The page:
Implementation Research on Contracting for Social Services Delivery: Testing Some Assumptions in a County Substance Abuse Services Program

By Mann, Everette E.; McMillin, J. Daniel et al. | Public Administration Quarterly, Winter 1995 | Go to article overview

Implementation Research on Contracting for Social Services Delivery: Testing Some Assumptions in a County Substance Abuse Services Program


Mann, Everette E., McMillin, J. Daniel, Rienzi, Beth, Eviston, Linda, Public Administration Quarterly


The delivery of social services by non-governmental agencies has been a part of public program relationships for most of the Twentieth Century. Moreover, its importance as an option for local government has increased sharply since the severe reductions of federal aid during the Reagan administration. Today the majority of publicly funded drug and alcohol abuse services is contracted out by local governments. After a review of the experience with "harnessing the private sector to solve social problem" Marc Bendrick (1984:140) wrote, "the most disappointing finding ... is the prevalence of unsubstantiated claims." A good deal has been published since then regarding this topic; however, there is still uncertainty regarding the advantages and disadvantages of contracting for such services and a lack of reliable principles and expectations.

The present study seeks to add some empirical experience to the on-going discussion of government contracting for social services and clarify expectations regarding social service delivery by local government and nonprofit contractors.

The authors have conducted a two-year study of drug and alcohol abuse services delivered by both a government clinic and contracting agencies in a large California county. They have taken a largely qualitative approach to assessing service output as well as quality of program management. The major purpose of this study was to test certain assumptions and assertions contained in recent writing about government contracting out.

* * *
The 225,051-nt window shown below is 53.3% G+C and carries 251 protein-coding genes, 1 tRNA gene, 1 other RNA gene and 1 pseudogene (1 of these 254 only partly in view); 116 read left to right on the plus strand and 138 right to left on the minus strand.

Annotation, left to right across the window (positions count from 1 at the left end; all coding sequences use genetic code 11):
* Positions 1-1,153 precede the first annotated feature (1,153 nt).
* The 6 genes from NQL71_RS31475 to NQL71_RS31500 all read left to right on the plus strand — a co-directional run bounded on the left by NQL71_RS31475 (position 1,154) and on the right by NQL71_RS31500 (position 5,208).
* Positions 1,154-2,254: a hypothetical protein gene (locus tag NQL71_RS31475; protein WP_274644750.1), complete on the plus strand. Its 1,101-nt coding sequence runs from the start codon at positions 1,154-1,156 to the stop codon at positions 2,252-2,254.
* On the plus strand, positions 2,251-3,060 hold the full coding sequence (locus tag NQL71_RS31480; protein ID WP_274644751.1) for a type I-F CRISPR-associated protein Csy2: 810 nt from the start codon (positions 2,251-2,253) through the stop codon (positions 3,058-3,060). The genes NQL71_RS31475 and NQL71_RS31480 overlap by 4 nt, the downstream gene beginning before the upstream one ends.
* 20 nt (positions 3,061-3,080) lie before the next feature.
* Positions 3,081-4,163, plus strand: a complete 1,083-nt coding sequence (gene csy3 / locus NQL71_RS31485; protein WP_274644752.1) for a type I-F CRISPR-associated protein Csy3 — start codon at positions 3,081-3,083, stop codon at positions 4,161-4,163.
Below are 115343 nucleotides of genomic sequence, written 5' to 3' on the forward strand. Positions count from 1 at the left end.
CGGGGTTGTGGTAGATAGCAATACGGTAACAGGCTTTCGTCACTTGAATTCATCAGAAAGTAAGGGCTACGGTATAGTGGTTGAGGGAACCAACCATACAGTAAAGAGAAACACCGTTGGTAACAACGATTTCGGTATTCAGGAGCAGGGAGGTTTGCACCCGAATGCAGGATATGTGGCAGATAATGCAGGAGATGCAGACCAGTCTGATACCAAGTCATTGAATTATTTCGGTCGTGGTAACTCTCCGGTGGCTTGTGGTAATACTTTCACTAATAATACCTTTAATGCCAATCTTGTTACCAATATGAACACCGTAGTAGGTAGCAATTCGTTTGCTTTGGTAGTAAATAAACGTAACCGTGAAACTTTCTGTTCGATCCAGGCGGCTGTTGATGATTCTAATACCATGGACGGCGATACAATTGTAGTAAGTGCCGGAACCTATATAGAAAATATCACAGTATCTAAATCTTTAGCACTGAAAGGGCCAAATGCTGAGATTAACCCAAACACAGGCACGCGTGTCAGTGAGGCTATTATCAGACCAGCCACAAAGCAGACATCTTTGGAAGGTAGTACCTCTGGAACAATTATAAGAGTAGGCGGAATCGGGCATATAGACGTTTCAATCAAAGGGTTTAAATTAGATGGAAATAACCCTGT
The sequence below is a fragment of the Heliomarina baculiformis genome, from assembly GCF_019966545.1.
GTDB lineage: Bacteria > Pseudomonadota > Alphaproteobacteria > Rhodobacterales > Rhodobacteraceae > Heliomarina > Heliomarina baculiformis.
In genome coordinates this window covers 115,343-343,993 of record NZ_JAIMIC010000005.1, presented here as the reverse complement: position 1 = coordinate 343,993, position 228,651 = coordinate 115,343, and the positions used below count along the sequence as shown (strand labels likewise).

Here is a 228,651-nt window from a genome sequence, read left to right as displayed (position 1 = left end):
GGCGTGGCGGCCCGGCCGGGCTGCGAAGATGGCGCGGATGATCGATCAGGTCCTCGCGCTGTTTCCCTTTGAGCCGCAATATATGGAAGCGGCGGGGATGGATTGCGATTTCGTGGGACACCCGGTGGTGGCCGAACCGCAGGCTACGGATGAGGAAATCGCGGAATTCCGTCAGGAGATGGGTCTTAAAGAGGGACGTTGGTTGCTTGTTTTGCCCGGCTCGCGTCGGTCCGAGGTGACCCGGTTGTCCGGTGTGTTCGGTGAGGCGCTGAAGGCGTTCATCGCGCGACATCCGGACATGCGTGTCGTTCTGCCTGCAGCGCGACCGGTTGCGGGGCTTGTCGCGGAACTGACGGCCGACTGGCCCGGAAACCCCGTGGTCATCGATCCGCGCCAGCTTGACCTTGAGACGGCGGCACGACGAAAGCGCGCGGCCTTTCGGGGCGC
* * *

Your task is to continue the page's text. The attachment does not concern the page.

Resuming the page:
During the past 20 years, contracting out to both business and nonprofits has been the fastest growing forms of social services delivery. An International City Management Association (ICMA) survey reported that 58% of the cities and counties studied contracted out all mental health services and 55.2% contracted out all drug and alcohol abuse services (Ferris and Graddy, 1986:336). For both kinds of services, only about 20% of the local governments surveyed produced the services with public employees and the balance (about 22%) used a combination of contracting out and direct government delivery (Ibid.). According to the survey, 61% of local governments' contracts for drug and alcohol services went to nonprofit organizations and 8.8% to private business (Ibid., 341). In the county studied, 70% of the public funded substance abuse treatment and prevention services were contracted out while 30% were directly delivered by a county clinic.

The search for principles with which to understand such contracting arrangements has lead to an often inconsistent variety of ideas.

LITERATURE REVIEW

Recent conservative political thought looms large over the landscape of government contracting. An early voice arguing for government to pay private contractors for public services was Peter Drucker (1989:61) who claims to have coined the term, "privatization." He stated its underlying philosophy in these terms: "Whatever non-government organizations can do better, or can do just as well, should not be done by government at all" (Ibid., 68). According to Drucker, such work should be done by competing outside contractors to government standards.

E.S. Savas (1982) articulated more in the way of a rationale for this point of view, the basic tenet of which was that a government monopoly cannot produce things efficiently or effectively. Savas argues that this is because a lack of market discipline and competition promotes waste and poor quality. However, the proposition that the private sector can necessarily produce public services at lower cost has been challenged by a number of researchers (e.g., DeHoog, 1984; Lipsky and Smith, 1989-90:637; Thayer, 1987; Donahue, 1989).

In current usage, "privatization" is an imprecise term. In addition to government contracting with private entities, in its purest form "privatization" is "load shedding" (Savas, 1982) wherein the government relinquishes its responsibility and transactions are made directly between vendors and recipients (Wood, 1992:496). …

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